“If you want to make an impact on the ideological mindset of the legislature … it’s imperative that you now play in Democratic primaries,” Ridder said.

Progressives say they’re under attack

The primaries were seen, in part, as a battle between progressive and left-wing Democrats and more business-friendly, centrist candidates. 

Deep Badhesha, a progressive political operative, said primary night felt like the “Empire Strikes Back” — with the political establishment dealing a ruthless setback to the rising left flank of the party.

Hernández and Epps were among the most visible members of the party’s left wing, and both were particularly outspoken critics of U.S. support for Israel’s war in Gaza.

Hart Van Denburg/CPR News
Former Democratic state Rep. Elisabeth Epps at her desk in the House the closing day of the legislature, May 8, 2024.

Epps said that speaking out about the war catalyzed the opposition to her. That included a day during the special session last year when she joined protesters in the House gallery.

“Since November 2023 I’ve been castigated for objecting to genocide. The reprimand was never about decorum,’ said Epps on social media days before the primary. “From Colorado to Palestine, our liberation is interdependent. You will never get affordable housing from electeds who condone ethnic cleansing.”

Epps faced opposition from many prominent Democrats including House and Senate leaders and  Gov. Jared Polis, who took the unusual step of endorsing her opponent. However, she still had Democratic backers in the legislature, including some moderates like Rep. Bob Marshall and Sen. Kevin Priola.

Epps lost to Camacho by more than 20 percentage points. The other incumbents’ races were closer.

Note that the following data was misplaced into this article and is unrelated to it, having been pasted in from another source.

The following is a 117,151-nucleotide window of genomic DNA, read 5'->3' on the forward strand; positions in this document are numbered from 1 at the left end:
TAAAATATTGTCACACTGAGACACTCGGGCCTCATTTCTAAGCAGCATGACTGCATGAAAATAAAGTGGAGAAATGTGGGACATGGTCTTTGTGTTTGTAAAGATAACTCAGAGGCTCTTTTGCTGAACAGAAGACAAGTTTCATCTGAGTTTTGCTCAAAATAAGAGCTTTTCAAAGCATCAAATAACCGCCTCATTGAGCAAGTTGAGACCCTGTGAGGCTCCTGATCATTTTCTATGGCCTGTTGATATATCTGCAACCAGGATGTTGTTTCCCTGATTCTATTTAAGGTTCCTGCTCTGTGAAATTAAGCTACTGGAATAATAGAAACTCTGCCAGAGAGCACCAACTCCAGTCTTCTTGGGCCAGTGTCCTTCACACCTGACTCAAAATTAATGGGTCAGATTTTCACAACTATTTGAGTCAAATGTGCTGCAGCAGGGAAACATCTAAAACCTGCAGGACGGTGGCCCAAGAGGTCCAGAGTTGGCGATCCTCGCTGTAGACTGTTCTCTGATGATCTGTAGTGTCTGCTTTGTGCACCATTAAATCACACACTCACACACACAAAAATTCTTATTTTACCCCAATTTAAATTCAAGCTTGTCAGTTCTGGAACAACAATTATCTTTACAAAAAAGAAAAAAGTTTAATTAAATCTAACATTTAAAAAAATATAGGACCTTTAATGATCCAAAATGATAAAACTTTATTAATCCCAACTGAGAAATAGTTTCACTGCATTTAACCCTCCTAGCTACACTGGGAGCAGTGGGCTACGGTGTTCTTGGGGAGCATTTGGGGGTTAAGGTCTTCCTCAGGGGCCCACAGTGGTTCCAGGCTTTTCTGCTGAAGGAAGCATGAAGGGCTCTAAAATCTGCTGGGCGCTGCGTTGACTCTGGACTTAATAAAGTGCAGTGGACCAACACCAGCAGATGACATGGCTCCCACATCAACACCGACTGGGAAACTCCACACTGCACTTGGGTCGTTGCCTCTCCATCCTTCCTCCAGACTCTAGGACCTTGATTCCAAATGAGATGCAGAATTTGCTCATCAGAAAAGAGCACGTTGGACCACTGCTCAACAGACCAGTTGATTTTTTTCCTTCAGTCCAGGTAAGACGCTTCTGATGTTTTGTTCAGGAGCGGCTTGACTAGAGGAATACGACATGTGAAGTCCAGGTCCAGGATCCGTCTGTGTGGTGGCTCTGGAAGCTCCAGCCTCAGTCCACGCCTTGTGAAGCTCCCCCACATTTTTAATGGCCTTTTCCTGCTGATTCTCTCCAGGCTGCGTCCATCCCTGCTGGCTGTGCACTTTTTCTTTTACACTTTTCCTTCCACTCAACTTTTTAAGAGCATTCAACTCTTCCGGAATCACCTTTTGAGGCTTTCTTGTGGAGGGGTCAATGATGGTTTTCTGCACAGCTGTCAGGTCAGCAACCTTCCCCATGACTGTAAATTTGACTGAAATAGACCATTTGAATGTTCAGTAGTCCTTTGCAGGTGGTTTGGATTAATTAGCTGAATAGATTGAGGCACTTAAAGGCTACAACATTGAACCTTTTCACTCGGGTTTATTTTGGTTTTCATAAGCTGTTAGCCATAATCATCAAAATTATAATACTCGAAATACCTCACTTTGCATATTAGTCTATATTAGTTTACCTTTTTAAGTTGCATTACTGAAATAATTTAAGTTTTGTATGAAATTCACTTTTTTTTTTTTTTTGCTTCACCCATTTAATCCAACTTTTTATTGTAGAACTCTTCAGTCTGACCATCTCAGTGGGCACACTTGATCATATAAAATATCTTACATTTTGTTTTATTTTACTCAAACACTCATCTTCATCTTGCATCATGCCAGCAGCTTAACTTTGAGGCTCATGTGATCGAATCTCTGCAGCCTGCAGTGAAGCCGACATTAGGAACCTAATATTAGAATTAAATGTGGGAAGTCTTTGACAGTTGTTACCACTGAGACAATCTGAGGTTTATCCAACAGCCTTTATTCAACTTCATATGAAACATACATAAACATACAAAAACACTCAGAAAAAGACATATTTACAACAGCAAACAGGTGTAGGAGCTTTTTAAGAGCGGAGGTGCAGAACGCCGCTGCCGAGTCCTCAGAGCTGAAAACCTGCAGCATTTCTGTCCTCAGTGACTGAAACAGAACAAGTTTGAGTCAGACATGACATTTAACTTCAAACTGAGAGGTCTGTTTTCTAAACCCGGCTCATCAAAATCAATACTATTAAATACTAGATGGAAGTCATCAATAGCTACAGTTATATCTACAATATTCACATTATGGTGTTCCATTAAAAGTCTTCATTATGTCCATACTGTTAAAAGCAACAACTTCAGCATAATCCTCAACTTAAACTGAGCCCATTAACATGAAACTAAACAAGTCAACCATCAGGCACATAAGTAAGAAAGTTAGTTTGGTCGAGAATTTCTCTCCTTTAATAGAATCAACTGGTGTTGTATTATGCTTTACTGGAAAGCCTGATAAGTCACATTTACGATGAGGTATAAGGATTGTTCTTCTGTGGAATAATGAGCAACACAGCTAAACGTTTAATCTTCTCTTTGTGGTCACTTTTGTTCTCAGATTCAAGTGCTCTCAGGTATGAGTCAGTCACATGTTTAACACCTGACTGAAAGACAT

Hernández also had been outspoken about the war in Gaza. At 26, he was the youngest member of the general assembly and ran into controversy when he attended a pro-Palestinian protest on the day of the Oct. 7 attack and failed to condemn Hamas. He later apologized

After the primary, some of his colleagues were surprised by his failure to win over voters.

“I knew it was going to be tough,” said Rep. David Ortiz. “I just thought that he had done enough improvement and work to show himself to be an effective legislator.”

Hernández framed the primary results as part of the bigger fight between reformers and the establishment and pledged to keep up the fight.

“We have no illusions about what we are up against, and it’s far bigger than one opponent in one political race,” he wrote in an email to his constituents. “It’s a system that will spend whatever it has to, do whatever it has to, to maintain a vice grip over the resources that should rightfully be shared for the benefit of all.”

Badhesha said the primary was a call for the party’s left flank to get more serious about campaigning and organizing. “I think everyone's gonna keep their head on a swivel,” he said. “It's going to require a lot more organization.”

Hart Van Denburg/CPR News